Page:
STEPHEN F. COHEN – War With Russia?, like the biography of a living person, is a book without an end. The title is a warning—akin to what the late Gore Vidal termed “a journalistic alert-system”—not a prediction. Hence the question mark. I cannot foresee the future. The book’s overarching theme is informed by past and current facts, not by any political agenda, ideological commitment, or magical prescience. This article is adapted from the concluding section of Stephen F. Cohen’s War With Russia? From Putin and Ukraine to Trump and Russiagate, just published, in paperback and e-book, by Skyhorse Publishing.
GEORGE LAKEY – The midterm election brings activists both good news and bad news, but one thing is certain: Reactivity lost.
ROBERT ALVAREZ – Though the Cold War is long over, the Energy Department’s antiquated, contractor-dominated management system—in which safety goal posts are easily moved behind closed doors—continues to endure and, in some cases, thrive. Without the meaningful oversight of the Defense Nuclear Facilities Safety Board, the nuclear weapons complex will predictably march back to a time, in the not-so-distant past, when public and worker safety was an afterthought—with serious consequences.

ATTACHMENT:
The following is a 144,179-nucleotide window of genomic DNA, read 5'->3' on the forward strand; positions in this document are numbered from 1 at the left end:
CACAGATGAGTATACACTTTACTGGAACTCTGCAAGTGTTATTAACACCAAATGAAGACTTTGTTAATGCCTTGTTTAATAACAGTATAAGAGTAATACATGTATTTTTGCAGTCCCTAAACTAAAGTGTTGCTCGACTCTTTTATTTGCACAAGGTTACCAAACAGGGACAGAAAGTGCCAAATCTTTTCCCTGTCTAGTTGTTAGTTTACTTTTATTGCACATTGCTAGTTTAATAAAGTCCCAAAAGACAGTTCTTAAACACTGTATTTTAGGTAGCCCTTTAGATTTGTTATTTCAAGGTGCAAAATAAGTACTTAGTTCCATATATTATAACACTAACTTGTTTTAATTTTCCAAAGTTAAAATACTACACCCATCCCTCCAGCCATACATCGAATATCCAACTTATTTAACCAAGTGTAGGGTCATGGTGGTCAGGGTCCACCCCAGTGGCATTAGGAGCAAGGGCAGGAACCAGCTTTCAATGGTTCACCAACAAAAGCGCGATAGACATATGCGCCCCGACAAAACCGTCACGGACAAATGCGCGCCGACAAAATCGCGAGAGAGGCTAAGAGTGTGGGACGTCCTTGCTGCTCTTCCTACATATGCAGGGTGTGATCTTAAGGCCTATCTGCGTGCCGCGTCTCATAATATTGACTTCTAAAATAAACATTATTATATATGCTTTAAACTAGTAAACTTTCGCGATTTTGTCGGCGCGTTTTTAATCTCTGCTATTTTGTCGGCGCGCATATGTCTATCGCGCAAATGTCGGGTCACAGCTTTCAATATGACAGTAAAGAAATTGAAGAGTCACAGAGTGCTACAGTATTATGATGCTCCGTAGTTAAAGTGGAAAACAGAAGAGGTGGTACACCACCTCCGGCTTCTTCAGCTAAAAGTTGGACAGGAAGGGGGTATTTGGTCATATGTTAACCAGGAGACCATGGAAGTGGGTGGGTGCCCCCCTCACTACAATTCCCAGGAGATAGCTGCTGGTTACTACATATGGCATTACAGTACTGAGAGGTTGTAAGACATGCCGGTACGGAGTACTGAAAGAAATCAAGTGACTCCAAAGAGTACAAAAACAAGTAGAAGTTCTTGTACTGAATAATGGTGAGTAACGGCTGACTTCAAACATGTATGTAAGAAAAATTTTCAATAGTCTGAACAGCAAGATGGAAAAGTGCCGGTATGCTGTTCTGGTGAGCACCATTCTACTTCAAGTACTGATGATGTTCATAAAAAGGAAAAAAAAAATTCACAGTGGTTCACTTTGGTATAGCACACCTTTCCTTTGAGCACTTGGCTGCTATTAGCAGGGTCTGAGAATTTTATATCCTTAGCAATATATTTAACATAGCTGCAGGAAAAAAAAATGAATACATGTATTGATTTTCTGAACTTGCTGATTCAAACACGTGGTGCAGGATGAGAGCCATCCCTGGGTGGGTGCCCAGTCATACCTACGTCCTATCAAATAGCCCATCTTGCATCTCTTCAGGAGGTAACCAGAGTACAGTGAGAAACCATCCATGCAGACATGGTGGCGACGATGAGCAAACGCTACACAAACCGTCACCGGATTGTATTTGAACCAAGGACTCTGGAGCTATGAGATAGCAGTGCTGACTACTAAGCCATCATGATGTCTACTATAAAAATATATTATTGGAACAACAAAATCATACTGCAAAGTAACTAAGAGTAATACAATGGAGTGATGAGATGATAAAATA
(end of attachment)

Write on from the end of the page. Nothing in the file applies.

STEPHEN F. COHEN – For nearly 100 years, Russia has been under US sanctions, often to the detriment of American national security.
CONN M. HALLINAN – It is finally time to re-think alliances. NATO was a child of the Cold War, when the West believed that the Soviets were a threat. But Russia today is not the Soviet Union, and there is no way Moscow would be stupid enough to attack a superior military force. It is time NATO went the way of the Warsaw Pact and recognize that the old ways of thinking are not only outdated but also dangerous.
PAUL STREET – Given the current state and rate of environmental destruction, the continuing advance in the destructive power of nuclear weapons systems, and the likelihood of pandemics in a warmer and more globalized world, there are good reasons to wonder if a human civilization with historians will exist a century from today. We may well be standing near the “end of history,” and not the glorious bourgeois-democratic one that Francis Fukuyama imagined with the end of the Cold War.
SERGEI KARAGANOV – The problem between Russia and the West is really a problem among Westerners themselves. If there is a new cold war, it is only because established elites have not come to terms with reality: the balance of military, political, economic, and moral power has shifted too far away from the West to be reversed.